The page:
The message comes from Bill Gross, founder of one of the world’s largest investment funds, the Pacific Investment Management Company (PIMCO).
Gross is listed as the 55th wealthiest man in the USA on the revered Forbes magazine rich list.
PIMCO is worth around £1.4 billion as one of the leading managers in the global bond market, managing around £625 trillion of assets for investors.
Gross wrote his apology as part of a review of investment performance over the coming months.
He admits he has become rich off the backs of other people’s work and feels guilty for exploiting them to earn his mountain of cash.
Like co-billionaires Bill Gates, the founder of Microsoft, and Warren Buffett, the renowned investment guru, Gross is urging the US government to take a bigger tax cut from the wealth of the nation’s richest earners.
Many already donate to charity through foundations – including Gates and Buffet.
But now aged 69 years old, Gross is also reflecting on his past and his amassed fortune.
“Rather than make money, I am joining the call for tax reforms and believe the wealthy should reverse their thinking and be grateful for what they have rather than resent what the tax authorities are taking away,” he said.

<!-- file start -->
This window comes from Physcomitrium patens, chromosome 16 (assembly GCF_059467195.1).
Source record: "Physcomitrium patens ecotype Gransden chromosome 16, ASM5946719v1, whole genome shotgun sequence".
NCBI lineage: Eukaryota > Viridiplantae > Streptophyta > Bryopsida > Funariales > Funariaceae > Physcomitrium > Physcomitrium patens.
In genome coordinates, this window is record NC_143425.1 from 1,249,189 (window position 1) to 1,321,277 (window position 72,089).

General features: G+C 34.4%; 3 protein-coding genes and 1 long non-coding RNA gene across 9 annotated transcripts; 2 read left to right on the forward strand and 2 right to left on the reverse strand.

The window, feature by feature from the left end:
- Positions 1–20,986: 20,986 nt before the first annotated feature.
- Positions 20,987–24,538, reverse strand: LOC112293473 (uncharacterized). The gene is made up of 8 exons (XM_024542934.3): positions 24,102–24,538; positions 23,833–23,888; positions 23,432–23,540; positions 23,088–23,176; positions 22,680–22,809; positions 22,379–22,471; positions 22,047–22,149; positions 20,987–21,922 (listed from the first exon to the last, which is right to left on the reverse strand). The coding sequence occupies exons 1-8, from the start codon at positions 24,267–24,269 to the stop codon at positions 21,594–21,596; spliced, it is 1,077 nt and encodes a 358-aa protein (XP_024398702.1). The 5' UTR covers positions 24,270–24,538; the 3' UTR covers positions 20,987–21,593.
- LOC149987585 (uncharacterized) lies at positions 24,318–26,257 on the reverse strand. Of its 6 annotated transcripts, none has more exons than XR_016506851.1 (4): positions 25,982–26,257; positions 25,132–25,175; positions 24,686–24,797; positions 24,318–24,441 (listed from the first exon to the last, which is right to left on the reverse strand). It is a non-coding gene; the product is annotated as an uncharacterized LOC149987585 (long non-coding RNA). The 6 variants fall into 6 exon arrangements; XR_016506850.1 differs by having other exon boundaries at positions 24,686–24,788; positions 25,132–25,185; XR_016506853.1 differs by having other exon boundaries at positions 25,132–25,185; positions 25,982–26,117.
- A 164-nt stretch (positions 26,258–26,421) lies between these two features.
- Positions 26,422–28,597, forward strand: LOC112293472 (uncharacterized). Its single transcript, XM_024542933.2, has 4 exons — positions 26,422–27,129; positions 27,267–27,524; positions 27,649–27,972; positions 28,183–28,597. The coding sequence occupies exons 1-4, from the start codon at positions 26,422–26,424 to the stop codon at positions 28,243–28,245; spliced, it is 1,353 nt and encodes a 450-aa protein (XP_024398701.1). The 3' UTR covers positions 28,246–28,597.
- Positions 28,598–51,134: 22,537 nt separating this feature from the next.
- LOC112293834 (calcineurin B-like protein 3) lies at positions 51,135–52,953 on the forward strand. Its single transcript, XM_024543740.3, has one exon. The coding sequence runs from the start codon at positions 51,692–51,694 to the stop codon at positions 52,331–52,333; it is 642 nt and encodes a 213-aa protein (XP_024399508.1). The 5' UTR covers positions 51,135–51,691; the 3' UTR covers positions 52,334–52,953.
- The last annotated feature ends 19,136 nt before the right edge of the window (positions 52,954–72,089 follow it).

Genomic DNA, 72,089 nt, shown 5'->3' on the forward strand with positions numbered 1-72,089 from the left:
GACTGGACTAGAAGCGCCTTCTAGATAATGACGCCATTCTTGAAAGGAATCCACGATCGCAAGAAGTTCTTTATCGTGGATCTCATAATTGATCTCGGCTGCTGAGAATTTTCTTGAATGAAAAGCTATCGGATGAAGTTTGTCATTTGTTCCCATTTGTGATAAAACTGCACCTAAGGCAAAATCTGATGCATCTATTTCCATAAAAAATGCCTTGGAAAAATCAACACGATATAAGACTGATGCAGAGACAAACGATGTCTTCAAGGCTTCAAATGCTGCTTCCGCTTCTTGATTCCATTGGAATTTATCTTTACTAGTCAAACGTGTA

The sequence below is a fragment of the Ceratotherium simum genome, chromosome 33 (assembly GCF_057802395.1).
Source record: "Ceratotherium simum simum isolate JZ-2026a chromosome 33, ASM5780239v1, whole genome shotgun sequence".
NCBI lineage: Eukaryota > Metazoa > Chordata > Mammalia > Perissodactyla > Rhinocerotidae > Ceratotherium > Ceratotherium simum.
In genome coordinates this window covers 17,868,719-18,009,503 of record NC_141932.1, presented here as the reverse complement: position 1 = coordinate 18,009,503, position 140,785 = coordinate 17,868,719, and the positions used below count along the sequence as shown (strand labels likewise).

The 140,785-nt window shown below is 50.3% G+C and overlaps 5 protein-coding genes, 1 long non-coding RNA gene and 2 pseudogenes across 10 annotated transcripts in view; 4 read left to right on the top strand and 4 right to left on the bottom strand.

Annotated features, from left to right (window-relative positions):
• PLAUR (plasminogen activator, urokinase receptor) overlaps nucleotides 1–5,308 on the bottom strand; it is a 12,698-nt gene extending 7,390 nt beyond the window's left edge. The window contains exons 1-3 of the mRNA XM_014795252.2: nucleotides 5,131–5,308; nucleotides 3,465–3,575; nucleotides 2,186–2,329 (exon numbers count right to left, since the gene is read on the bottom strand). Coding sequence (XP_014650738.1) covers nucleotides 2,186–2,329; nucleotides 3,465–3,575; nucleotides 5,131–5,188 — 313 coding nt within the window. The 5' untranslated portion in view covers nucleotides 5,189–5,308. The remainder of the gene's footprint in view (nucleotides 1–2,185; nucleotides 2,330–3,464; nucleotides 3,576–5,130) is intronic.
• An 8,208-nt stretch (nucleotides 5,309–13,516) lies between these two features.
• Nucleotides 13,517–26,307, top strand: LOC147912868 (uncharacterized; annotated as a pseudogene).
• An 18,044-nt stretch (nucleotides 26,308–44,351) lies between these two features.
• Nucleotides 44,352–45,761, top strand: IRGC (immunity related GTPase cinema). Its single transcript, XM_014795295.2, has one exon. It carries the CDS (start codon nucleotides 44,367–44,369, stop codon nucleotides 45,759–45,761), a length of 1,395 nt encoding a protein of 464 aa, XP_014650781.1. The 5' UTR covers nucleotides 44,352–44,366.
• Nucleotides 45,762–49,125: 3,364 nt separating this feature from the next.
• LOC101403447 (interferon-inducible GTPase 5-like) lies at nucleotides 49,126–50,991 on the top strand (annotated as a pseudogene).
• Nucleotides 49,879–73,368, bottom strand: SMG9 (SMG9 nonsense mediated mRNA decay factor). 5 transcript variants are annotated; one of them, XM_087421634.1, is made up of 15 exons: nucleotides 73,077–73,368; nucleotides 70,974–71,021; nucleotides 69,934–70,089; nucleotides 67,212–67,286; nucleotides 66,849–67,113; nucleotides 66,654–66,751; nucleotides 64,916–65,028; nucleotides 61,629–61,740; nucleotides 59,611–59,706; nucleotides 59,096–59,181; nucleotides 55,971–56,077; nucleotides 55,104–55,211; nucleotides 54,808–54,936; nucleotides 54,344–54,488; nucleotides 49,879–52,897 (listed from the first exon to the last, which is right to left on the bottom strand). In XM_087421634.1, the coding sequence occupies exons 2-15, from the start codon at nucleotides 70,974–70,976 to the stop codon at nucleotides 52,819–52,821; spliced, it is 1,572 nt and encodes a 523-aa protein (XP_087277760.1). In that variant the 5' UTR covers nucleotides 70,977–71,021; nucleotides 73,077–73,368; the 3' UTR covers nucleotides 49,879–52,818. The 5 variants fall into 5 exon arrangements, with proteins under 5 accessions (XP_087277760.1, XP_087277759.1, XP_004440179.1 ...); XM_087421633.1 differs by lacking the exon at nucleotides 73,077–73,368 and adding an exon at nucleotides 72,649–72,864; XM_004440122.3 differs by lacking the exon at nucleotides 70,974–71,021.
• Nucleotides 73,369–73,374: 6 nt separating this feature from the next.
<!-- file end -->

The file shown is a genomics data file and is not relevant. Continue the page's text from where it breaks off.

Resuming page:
Pay more taxes
“Congratulate yourself, smoke a big cigar and enjoy some expensive wine, but appreciate your good fortune that you were born at a time when credit was free-flowing and allowed you to invest and expand your wealth and assets.
“We made out money in a time when those who borrowed had a better chance of making it than those who relied on their hands to make a living.”
He explained that he agreed with President Barack Obama who pointed out that the nation’s wealthiest people did not create the credit wave that made them rich, but rode out the good times.
“Now, it’s payback time,” said Gross. “Share your wealth by paying more tax or helping the government to reform the economy to aid growth and job creation rather than building corporate profits and personal riches.”
Gross has joined a growing legion of wealthy investors who are calling for money to go into generating real businesses that make products people want to buy, rather than diverting wealth into investments and financial services the make money but do not help the US economy in the long term.